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From the panel: “It has been suspended, ejected and vandalized. It is created anew every year. It is a precious gift to college athletics, one never fully appreciated beyond Palo Alto.” _ Mike Hlas, Cedar Rapids Gazette.

7) Bevo, Texas. The burnt orange longhorn doesn’t charge like Ralphie or stay in a cage like Mike. But at 1,800 pounds with 72-inch horns, it’s best to steer clear of Bevo.

From the panel: “Bevo has to be the toughest, most intimidating mascot in all of sports, even if Earl Campbell once knocked him to the ground.” _ Kirk Bohls, Austin American-Statesman.

8) The Mountaineer, West Virginia. Buckskin suits and coonskin caps never go out of style in Morgantown. The mere sight of the Mountaineer can get you humming John Denver’s “Country Roads.” Though the rifle can be a bit unsettling.

From the panel: “The guy has a gun. Would you mess with him?” _ Eric Hansen, The South Bend Tribune.

9) The Masked Rider, Texas Tech. Maybe the only mascot in the country that can be described as swashbuckling. And since 1974, many of the Masked Riders have been women, so points for being progressive.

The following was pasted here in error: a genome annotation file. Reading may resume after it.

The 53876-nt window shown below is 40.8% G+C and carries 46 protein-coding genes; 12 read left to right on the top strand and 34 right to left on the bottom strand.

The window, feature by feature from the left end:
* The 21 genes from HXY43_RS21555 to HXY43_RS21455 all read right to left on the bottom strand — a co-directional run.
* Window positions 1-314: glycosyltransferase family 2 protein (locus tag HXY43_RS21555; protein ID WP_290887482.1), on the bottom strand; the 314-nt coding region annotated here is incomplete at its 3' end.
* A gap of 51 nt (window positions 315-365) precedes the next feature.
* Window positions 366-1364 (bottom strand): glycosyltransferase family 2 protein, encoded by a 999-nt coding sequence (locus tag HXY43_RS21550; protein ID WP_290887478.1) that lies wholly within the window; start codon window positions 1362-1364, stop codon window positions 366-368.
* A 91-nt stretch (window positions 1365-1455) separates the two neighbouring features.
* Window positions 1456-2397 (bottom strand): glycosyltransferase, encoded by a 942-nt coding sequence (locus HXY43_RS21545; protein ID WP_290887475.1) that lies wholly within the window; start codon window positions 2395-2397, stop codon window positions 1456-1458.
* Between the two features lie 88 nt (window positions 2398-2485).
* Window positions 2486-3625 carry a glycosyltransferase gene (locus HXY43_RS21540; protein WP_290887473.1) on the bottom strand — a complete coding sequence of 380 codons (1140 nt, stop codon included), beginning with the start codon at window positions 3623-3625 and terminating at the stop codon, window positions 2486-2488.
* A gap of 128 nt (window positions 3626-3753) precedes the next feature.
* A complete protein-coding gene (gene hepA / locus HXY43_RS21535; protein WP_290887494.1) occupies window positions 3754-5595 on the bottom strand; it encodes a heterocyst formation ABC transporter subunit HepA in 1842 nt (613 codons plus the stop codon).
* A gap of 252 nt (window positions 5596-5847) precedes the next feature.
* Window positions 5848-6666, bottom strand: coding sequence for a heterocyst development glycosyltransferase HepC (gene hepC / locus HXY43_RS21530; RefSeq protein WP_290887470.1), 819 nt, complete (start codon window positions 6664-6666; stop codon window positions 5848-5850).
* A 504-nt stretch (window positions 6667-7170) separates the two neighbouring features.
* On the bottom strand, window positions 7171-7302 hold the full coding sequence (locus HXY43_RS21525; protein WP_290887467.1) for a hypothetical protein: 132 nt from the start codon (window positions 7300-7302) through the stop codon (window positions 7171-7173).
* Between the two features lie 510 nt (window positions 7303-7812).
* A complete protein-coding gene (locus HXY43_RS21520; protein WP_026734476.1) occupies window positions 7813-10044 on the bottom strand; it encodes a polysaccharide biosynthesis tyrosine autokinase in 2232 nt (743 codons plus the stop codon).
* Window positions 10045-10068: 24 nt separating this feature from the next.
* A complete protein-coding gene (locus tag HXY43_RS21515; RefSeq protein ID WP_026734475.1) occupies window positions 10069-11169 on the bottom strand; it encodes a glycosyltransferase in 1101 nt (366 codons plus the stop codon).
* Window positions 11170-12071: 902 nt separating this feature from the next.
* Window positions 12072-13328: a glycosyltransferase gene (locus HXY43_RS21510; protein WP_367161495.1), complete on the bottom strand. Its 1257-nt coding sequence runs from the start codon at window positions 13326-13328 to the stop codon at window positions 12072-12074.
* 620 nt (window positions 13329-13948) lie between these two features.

From the panel: “Overshadowed in the Big 12 by Ralphie the Buffalo and Bevo, the Masked Rider makes a far more dramatic entrance atop the thundering black gelding than either massive animal does.” _ Keegan.

10) Sparty, Michigan State. With his jutting square jaw, the costumed mascot sort of looks like a muscle-bound Jay Leno in a green Greek warrior attire.

From the panel: “In the annual Big Ten player polls we have done in the past, he always won.” _ Bob Asmussen, Champaign News-Gazette.

11) The Leprechaun, Notre Dame. Not to be confused with the guy on the Lucky Charms box, ND’s Leprechaun pumps out push-ups when the Fighting Irish score, wields a shillelagh and supposedly has magical powers. Apparently, his powers were no match for Charlie Weis.

From the panel: “Still remember how his image used to scare me while watching Irish games as a little kid.” _ Keith Sargeant, Home News (N.J.) Tribune.

12) The Fighting Duck, Oregon. The story goes Walt Disney himself agreed to let the costumed-mascot resemble the famous cartoon character, Donald. A few years back, when the university tried to nudge Donald aside for a sleek, space-aged duck suit, the students rebelled and the new duck was dropped. Don’t mess with Donald.

From the panel: “A duck might be the weakest mascot a football team can have, but I still love it. And seriously, who doesn’t like Donald Duck?” Adam Zuvanich, Lubbock Avalanche-Journal.